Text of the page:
Tuesday, 13 November 2012

Just Another Diamond Day

We all wake as usual, at around 8am. She is fishing around underneath the covers for a book she keeps stashed there. I doze for another 20 minutes as she pokes at my face and chats away excitedly about different types of animals. There are mostly Italian words, A few English ones, a few gutteral sounds (those are ducks) and alot of her own personal language. S goes to the kitchen to make an espresso which I drink in bed. Black. I stopped eating dairy this summer in Puglia and have been set free from the need to buy milk. I drag myself out of bed and get dressed. The mornings are getting cold. I'm wearing ripped, holy jeans and a long-sleeved, stripey T-shirt, a short silk dress under the shirt makes me feel a little more femminine. I'm always dressed pretty strangely these days. All my clothes feel disposable. We have a room full of boxes and two metal shelves which hold them all. Just to cover my body and keep it warm until we move to the other side of the world. We clammer down the echoey stairwell. Those same, wooden stairs with their smell of B.O, marijuana, and that husky that sits in the window box on the floor below us and wails when ambulances pass over the bridge nearby. We are back in our 3rd floor nest. It feels the same yet different, as it's now full of boxes and our oven broke the other day.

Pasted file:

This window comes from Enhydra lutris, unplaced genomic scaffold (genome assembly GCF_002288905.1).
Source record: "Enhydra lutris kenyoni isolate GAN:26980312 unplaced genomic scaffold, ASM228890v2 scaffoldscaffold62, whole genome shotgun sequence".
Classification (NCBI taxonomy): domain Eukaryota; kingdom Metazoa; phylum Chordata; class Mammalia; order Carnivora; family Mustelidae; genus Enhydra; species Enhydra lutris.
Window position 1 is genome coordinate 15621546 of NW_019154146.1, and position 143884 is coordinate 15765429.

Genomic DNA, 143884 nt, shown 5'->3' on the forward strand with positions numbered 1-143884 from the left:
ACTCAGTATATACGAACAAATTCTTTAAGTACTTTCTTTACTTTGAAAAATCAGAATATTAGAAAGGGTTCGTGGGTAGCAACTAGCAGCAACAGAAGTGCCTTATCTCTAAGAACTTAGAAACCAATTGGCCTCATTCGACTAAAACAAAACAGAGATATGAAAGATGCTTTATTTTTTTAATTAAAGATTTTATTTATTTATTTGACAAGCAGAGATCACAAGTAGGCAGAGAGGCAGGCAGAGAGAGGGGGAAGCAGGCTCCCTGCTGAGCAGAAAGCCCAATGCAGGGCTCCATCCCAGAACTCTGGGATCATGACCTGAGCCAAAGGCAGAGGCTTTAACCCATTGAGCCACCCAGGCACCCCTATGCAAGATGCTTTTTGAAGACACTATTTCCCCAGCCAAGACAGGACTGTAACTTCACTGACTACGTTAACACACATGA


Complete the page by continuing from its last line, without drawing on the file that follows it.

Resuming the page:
We get into the car and do some errands around town, all three of us. Then Coco and I get on a bus to Salamanca, and she sleeps beside me the whole hour and a half. It's luxury for me to have that time to read something that isn't for Uni. I finished my last assignment for the semester last week when we were staying at my friend's country house/recording studio.

I look out the window while eating dark chocolate with orange essential oil from the health shop next to the bus station. I wonder about chocolate and if it's any healthier when bought from a health shop. I decide the answer is no, and shake my head at myself.

 I love travelling back to places already known and lived. The confidence in my knowledge of a place makes me feel efficient, and truly alive, having lived. Like using the metro in Madrid, giving directions in Melbourne, sleepwalking over to the internet point in Singapore airport.

Coco wakes as we pull into the bus station at Salamanca and begins to chatter again, still half asleep. Her personality is bursting through her skin at the moment. Her ernest little expressions and new phrases suprise me so many times each day. Sometimes I laugh and other times the love is too much, and I can't do anything. I strap her on to my back and gather my bag and camera, jump off the bus and walk through the familiar streets to the square. This town is just so damn pretty. Luisa is waiting for us in the square under the clock, like she used to when we still lived here. She is so familiar in her vintage dress and chunky boots, leaning against the brick reading a book with her wild hair covering her face. I hear Coco's voice in my ear calling her name. We eat lunch on lounges in a trendy cafe. Salamanca has these types of places to keep all the foreign students happy. Spanish cafes aren't really like that.